After hopefully surviving the flush through the vein and the attacks of the golem, the PCs are flushed into from a waterfall into a huge cavern that is starting to fill with sewage, slowly lifting the temple of W’Jur upwards. The ascent is controlled by 4 huge chains and the PCs, once they have reached the fully-mapped, floating temple will have a climax of the most epic proportions on their hands. Not content with discrediting Adhelmus Oxda, the rising temple features a detonator pole that, during the rise, sets of explosions that will start to annihilate the respective temples of the temple ward, blowing them up from below. The PCs will have to try to save the castrati children choir singing praises to W’Jur while fighting said god’s adherents, the Brandy Foxes under the command of Larina and contend with more complications: Bonnabel Treach and his allies attack via hypnosimian-dragged rattan baskets. If that was not enough, a now defunct goddess of slaughter and one of her mad adherents have infiltrated the W’Jur-priests, thus a huge, deadly Zaelamental rises from the sewage and sluge, as the buried power of this goddess is once again unleashed. Have I mentioned the potential for single chains slacking and tilting the temple? If this finale seems awesome, but daunting to run, fret not, for a several pages are provided for you to make running this mega-battle actually EASY and manageable with minimum preparation. I managed to run a flawless finale with just 2 read-throughs of the whole adventure. Depending on the finale, the temple may rise or not, get jammed in the shaft, the PCs might be wanted fugitives or not and the temple ward might lie in shambles, piety and trust in the gods broken beyond repair. W’Jur may have ascended to the rank of a greater deity due to being the one to emerge from the destruction and lastly, the mistress of slaughter might be on the rise again…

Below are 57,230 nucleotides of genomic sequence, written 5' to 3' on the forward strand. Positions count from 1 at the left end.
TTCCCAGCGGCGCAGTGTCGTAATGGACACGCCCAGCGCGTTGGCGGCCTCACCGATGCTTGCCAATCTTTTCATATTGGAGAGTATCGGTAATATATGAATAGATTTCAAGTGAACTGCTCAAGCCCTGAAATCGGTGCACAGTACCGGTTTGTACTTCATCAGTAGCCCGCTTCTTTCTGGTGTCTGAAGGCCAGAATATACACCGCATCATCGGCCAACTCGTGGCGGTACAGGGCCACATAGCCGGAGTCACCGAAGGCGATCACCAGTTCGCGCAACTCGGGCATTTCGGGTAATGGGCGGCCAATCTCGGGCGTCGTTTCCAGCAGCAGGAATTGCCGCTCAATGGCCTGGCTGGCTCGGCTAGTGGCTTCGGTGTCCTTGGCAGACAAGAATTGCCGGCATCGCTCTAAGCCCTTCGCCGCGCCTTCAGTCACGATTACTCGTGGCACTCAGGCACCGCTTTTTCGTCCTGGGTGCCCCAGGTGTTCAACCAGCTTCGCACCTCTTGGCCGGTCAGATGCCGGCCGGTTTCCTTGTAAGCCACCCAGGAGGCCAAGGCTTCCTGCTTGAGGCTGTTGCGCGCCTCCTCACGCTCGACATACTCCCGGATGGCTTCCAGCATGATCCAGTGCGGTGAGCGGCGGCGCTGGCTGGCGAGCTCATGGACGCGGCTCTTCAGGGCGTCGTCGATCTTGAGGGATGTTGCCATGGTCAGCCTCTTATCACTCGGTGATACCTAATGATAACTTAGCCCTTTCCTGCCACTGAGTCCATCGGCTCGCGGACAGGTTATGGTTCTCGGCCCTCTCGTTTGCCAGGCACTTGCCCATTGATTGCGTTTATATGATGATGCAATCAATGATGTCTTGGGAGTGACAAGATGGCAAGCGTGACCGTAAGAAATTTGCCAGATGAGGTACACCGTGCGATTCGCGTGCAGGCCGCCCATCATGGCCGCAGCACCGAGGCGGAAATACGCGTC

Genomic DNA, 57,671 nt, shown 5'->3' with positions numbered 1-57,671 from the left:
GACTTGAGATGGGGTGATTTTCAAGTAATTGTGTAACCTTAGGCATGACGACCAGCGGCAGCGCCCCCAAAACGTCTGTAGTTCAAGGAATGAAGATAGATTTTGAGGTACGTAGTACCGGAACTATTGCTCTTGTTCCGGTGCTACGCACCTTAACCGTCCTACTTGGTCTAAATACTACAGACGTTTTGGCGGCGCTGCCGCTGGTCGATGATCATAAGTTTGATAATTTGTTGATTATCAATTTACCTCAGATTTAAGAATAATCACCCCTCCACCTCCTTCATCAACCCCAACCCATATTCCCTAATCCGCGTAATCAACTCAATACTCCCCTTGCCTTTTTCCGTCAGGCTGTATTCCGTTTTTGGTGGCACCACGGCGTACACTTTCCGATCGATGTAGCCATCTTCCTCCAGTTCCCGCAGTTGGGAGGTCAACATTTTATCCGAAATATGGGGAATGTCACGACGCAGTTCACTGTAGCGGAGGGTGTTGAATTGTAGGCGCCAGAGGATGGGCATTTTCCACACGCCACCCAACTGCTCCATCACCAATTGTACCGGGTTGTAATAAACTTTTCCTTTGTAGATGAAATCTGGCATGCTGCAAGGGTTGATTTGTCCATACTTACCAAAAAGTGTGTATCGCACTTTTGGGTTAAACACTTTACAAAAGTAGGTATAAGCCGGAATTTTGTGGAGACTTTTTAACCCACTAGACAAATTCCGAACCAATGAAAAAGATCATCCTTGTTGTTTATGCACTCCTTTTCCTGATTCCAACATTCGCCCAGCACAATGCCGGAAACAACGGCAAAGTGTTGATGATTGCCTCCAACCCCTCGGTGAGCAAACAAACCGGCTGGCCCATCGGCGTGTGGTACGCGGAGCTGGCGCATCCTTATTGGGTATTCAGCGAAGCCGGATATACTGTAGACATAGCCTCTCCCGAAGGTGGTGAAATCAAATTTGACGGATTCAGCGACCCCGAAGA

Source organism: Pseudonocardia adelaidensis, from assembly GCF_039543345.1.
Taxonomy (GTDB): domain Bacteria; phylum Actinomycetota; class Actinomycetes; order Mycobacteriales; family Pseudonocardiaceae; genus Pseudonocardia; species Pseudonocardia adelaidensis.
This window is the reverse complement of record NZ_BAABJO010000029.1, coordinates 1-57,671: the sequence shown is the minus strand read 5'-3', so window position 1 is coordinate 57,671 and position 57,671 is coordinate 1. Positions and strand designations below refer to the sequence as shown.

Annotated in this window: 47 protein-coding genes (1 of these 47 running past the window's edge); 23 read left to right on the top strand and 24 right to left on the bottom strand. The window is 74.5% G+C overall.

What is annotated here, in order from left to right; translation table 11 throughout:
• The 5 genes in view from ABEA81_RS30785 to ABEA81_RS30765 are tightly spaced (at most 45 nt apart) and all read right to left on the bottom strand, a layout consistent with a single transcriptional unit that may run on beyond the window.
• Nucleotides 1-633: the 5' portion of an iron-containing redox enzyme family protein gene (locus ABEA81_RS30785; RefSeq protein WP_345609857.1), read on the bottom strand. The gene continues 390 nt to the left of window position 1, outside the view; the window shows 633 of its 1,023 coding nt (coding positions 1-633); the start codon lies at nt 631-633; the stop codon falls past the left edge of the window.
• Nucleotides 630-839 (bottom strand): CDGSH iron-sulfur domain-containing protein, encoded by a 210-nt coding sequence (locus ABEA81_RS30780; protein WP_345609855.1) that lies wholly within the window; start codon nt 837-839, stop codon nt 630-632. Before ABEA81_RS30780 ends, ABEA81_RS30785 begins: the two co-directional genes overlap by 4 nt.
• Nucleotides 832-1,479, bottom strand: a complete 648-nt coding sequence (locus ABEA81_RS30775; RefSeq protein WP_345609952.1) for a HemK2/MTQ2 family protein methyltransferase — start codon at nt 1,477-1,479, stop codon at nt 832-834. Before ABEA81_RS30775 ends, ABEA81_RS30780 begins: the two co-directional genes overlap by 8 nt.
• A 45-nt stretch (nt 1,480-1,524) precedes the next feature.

The pdf closes with new stats for monsters, to be more precise, the Hypnosimians (CR 2), the Underearth Man (CR 10) and the Zaelamental (CR 13).
Editing and formatting are very good, while there are some glitches, they didn’t not impede my ability to run the adventure and stay out of the crunch-information. Layout adheres to the classic b/w-two-column standard and the original pieces of B/w-artworks rock. The pdf comes with extensive bookmarks and the handouts are available in b/w and full color and amount to a whopping 7 pages. The cartography, as we’ve come to expect from 0onegames, is top-notch. Let me come out and say it: As far as investigations go, this adventure is simple, especially when compared with other installments of the Road to Revolution. However, that’s the point! This whole adventure is a tour-de-force, a rollercoaster-ride of awesome encounters brimming with iconicity and excitement, offering a neck-breaking pace of extremely smart battles, environments and ideas. The plot to be uncovered is complex and megalomaniacal, but its execution is smart and makes it potentially work.
The opposition is no bunch of cackling fools and makes use of their powerful spells and abilities in the smartest way conceivable. While the basic narrative structure of the adventure remains linear, its plethora of fail-safes by the foes, alternate strategies and wide array of potential climaxes and aftermaths ensure that the DM does not have to railroad his players. Then there’s the finale. I’ve rarely, if ever, read or DMed such an AWESOME climax. Epic in location, fighting, strategies, the finale puts almost all movies I’ve seen to shame. Lou Agresta and Rone Barton have created an adventure that is distinctly different from their last contribution to the Road to Revolution arc and while I adore the former, this adventure is completely different in tone, pacing and design, being very easily transplanted to any other big city with ethnic tensions and some temples. The stellar quality of the Road to Revolution arc manages to keep its lofty perch, resulting in another adventure that would deserve 6 stars, could I rate it that high. My final verdict thus will be 5 stars and the Endzeitgeist seal of approval.
Road to Revolution IV: Puncture the Blackened Vein is available from: